PacBio Plugs Partnerships, Accuracy at JP Morgan
By Allison Proffitt
January 14, 2022 | Closing out the genomic presentations at the JP Morgan Healthcare Conference, Christian Henry, president and CEO of Pacific Biosciences, had the dual challenges of presenting PacBio’s year and future strategies as well as answering claims and announcements other companies made. He persevered.
He reported growth and expansion in 2021, including doubling the number of global locations and year-over-year growth of 65%. The install base grew by 84%, Henry said, and SMRT cells shipped grew by 220%. The vast majority of PacBio customers are using the HiFi long reads that the company first announced in January 2019, he reported.
In outlining the market wins for PacBio, Henry highlighted the microbial genomics market that PacBio entered with its HiFiViral SARS-CoV-2 kits. “This product was conceived in the early part of Q1 as we saw the pandemic continuing to move… and continuing to see that there was a need to be able to do surveillance without the need to constantly be updating the primers associated with the kits.” The kit launched in November 2021, and already Henry reports that they’ve shipped over 16,000 samples to 20 customers.
The clinical utility of long read sequencing in rare and undiagnosed disease has been an area of focus for PacBio for a while, but Henry also emphasized the market opportunity in oncology. “We have an emerging opportunity in oncology, and we see this as an incredible opportunity for us to grow over the next several years,” he added.
PacBio announced several new partnerships and collaborations this week ahead of the event, and Henry and colleagues touched on all of those.
In a research collaboration with Google, PacBio will explore the use of Google’s genomic analysis, machine learning and algorithm development tools to further improve PacBio’s already highly accurate variant calls for HiFi sequencing runs, unlocking more insights from PacBio sequencing data. The collaboration builds on previous research from PacBio and Google. A recent publication on the work available on bioRxiv, Deep Consensus: Gap-Aware Sequence Transformers for Sequence Correction, yielded improvements in variant calling and suggested that Google’s DeepConsensus machine learning tool is capable of increasing the yield of 99.9 percent accurate HiFi reads by as much as another 27% per instrument run.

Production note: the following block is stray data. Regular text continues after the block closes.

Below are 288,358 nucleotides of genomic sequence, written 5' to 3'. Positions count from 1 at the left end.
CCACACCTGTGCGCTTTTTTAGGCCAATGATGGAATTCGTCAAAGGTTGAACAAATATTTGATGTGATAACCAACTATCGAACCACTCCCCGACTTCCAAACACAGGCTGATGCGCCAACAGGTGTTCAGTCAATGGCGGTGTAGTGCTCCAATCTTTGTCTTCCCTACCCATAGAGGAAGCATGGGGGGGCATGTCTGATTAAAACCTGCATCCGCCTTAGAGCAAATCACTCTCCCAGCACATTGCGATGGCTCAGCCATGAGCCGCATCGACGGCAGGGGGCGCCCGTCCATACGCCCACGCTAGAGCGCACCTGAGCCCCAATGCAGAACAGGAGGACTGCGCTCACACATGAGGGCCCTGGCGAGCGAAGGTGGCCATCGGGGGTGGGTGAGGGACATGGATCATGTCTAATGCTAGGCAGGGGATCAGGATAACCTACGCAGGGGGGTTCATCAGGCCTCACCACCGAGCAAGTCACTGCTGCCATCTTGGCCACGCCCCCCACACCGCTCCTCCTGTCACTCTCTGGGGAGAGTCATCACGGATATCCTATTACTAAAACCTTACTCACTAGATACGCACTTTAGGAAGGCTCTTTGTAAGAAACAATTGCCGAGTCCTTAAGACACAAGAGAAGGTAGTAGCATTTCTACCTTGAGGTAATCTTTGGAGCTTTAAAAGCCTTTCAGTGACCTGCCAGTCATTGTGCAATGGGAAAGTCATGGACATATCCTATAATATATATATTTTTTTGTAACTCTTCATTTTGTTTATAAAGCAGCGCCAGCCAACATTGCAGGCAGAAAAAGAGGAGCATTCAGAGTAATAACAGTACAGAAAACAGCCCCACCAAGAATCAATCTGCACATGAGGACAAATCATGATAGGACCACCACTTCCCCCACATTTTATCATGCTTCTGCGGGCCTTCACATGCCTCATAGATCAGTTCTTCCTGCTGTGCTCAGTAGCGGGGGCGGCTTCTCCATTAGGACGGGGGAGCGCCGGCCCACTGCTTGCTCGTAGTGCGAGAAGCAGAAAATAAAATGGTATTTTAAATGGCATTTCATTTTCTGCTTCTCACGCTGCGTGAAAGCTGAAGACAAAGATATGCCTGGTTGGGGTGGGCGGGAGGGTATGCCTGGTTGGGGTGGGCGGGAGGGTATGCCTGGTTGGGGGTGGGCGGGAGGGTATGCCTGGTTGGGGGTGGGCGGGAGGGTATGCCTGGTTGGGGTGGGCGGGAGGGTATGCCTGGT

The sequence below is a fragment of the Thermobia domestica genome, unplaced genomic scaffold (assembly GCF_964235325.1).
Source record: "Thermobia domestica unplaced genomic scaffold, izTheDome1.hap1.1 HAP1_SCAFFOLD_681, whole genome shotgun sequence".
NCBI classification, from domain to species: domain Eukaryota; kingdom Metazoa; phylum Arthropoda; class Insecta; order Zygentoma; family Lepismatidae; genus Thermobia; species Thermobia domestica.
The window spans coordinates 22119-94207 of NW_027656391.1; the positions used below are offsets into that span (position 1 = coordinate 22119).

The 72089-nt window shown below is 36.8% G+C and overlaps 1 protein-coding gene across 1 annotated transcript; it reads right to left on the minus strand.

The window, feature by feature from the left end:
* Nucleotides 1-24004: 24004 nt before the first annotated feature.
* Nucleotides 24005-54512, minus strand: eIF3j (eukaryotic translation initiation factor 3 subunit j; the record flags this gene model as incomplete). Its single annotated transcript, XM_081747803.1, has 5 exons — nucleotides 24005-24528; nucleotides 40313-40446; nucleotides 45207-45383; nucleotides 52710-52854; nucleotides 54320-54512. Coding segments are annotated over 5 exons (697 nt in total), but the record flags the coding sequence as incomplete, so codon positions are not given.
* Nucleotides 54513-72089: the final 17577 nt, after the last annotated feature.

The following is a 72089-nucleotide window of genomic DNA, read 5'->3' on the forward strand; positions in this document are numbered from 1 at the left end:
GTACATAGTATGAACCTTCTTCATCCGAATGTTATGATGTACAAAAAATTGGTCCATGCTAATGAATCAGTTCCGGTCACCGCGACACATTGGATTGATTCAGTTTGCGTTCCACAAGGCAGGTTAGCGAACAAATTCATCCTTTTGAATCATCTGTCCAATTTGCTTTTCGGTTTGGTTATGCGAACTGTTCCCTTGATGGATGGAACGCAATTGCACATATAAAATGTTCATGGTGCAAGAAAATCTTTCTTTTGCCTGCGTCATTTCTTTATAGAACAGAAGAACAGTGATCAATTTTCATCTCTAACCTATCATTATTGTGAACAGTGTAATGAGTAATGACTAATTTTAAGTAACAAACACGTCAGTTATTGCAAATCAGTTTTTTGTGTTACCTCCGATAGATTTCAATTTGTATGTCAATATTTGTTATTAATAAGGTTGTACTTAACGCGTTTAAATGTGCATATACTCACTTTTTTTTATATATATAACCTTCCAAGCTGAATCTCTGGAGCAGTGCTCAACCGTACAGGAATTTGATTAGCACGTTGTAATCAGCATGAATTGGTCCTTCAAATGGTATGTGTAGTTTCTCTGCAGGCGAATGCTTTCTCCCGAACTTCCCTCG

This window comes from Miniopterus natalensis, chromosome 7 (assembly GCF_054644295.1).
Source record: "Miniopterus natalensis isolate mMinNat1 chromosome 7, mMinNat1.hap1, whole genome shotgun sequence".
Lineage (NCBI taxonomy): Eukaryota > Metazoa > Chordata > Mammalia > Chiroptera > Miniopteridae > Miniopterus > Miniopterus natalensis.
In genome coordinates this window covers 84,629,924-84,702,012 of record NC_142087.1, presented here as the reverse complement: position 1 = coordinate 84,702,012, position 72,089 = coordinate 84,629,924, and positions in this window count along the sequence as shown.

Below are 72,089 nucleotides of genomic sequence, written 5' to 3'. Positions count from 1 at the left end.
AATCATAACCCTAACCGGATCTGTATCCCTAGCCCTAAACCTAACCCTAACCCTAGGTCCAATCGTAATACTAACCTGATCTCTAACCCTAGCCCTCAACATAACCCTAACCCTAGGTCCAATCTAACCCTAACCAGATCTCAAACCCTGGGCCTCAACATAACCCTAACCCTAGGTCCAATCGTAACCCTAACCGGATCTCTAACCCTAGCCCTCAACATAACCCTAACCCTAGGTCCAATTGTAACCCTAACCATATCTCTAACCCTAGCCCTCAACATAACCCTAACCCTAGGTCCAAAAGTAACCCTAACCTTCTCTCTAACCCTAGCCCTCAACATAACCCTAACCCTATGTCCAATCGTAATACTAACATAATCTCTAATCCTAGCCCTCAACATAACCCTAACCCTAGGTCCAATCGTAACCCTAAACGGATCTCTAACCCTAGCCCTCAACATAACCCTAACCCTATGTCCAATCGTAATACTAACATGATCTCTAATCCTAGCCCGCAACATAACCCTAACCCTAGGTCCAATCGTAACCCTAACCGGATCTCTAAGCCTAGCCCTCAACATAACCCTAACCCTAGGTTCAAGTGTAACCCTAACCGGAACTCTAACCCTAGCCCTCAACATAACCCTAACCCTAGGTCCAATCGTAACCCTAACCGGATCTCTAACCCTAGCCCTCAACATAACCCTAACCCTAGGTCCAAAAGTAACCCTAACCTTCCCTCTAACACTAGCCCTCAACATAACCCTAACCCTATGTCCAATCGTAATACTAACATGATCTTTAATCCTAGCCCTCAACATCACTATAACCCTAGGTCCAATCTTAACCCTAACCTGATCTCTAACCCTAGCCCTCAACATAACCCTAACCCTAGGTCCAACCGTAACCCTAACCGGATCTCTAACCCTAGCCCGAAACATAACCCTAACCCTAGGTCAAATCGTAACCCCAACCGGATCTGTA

“We’re excited to work with them on this,” said Mark Van Oene, Chief Operating Officer at PacBio. “Traditionally Google’s been doing a lot of work with DeepVariant and looking at interpretation and sort of backend processing. This time we’re having them focus really on our raw base accuracy. Something as small as a 2% increase in raw base accuracy with our traces could lead to 20% in yield. The goal here is to really get them inside the system and looking at the raw bases that includes methyl-C. So how do we think about raw base accuracy which is going to help reduce CCS coverage required, increase yield overall, and just drive the output and the throughput and the performance of the system.”
Berry Genomics is collaborating with PacBio to bring HiFi long read sequencing technology to the Chinese clinical market. Under the agreement, PacBio will develop its first long read desktop sequencing platform with funding and guidance provided by Berry Genomics. When the agreed product requirements are met, Berry Genomics will purchase at least 50 systems for use and sale throughout China. The two companies’ collaboration includes development, regulatory authorization, manufacturing, and distribution. The desktop long read sequencing instrument will help Berry Genomics expand its footprint in the perinatal and carrier testing market. Berry Genomics will also sell the instrument and consumables in China. This will enable laboratories across China to access PacBio long read sequencing, in an easy-to-use, small footprint desktop format, at a lower capital investment than prior PacBio systems.